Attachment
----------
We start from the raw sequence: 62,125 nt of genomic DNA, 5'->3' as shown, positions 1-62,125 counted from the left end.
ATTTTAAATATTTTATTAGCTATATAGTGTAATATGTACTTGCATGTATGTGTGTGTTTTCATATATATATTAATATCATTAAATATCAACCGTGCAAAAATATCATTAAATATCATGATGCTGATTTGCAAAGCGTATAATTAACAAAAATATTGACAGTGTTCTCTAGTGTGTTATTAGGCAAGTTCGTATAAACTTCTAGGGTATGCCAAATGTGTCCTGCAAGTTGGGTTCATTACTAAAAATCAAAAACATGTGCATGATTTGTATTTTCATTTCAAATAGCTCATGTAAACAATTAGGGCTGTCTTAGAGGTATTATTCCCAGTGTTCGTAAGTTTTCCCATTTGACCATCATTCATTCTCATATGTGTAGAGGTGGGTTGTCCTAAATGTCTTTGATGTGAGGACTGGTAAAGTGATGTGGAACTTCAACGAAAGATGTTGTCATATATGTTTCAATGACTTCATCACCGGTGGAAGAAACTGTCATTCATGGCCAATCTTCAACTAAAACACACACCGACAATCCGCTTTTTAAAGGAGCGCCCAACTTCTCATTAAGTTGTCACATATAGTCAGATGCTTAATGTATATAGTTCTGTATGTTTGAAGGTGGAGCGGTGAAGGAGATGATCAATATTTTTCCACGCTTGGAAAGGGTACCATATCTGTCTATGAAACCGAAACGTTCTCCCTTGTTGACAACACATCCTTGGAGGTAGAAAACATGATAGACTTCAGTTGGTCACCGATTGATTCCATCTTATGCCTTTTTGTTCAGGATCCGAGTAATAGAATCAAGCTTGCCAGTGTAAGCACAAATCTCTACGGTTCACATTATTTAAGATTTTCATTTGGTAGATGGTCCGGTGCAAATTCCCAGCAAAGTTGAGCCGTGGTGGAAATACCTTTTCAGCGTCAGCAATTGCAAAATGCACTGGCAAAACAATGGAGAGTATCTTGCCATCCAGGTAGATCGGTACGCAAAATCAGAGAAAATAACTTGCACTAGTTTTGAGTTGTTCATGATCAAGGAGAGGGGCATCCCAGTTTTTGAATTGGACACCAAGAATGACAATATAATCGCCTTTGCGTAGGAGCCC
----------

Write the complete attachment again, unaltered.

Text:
We start from the raw sequence: 62,125 nt of genomic DNA, 5'->3' as shown, positions 1-62,125 counted from the left end.
ATTTTAAATATTTTATTAGCTATATAGTGTAATATGTACTTGCATGTATGTGTGTGTTTTCATATATATATTAATATCATTAAATATCAACCGTGCAAAAATATCATTAAATATCATGATGCTGATTTGCAAAGCGTATAATTAACAAAAATATTGACAGTGTTCTCTAGTGTGTTATTAGGCAAGTTCGTATAAACTTCTAGGGTATGCCAAATGTGTCCTGCAAGTTGGGTTCATTACTAAAAATCAAAAACATGTGCATGATTTGTATTTTCATTTCAAATAGCTCATGTAAACAATTAGGGCTGTCTTAGAGGTATTATTCCCAGTGTTCGTAAGTTTTCCCATTTGACCATCATTCATTCTCATATGTGTAGAGGTGGGTTGTCCTAAATGTCTTTGATGTGAGGACTGGTAAAGTGATGTGGAACTTCAACGAAAGATGTTGTCATATATGTTTCAATGACTTCATCACCGGTGGAAGAAACTGTCATTCATGGCCAATCTTCAACTAAAACACACACCGACAATCCGCTTTTTAAAGGAGCGCCCAACTTCTCATTAAGTTGTCACATATAGTCAGATGCTTAATGTATATAGTTCTGTATGTTTGAAGGTGGAGCGGTGAAGGAGATGATCAATATTTTTCCACGCTTGGAAAGGGTACCATATCTGTCTATGAAACCGAAACGTTCTCCCTTGTTGACAACACATCCTTGGAGGTAGAAAACATGATAGACTTCAGTTGGTCACCGATTGATTCCATCTTATGCCTTTTTGTTCAGGATCCGAGTAATAGAATCAAGCTTGCCAGTGTAAGCACAAATCTCTACGGTTCACATTATTTAAGATTTTCATTTGGTAGATGGTCCGGTGCAAATTCCCAGCAAAGTTGAGCCGTGGTGGAAATACCTTTTCAGCGTCAGCAATTGCAAAATGCACTGGCAAAACAATGGAGAGTATCTTGCCATCCAGGTAGATCGGTACGCAAAATCAGAGAAAATAACTTGCACTAGTTTTGAGTTGTTCATGATCAAGGAGAGGGGCATCCCAGTTTTTGAATTGGACACCAAGAATGACAATATAATCGCCTTTGCGTAGGAGCCC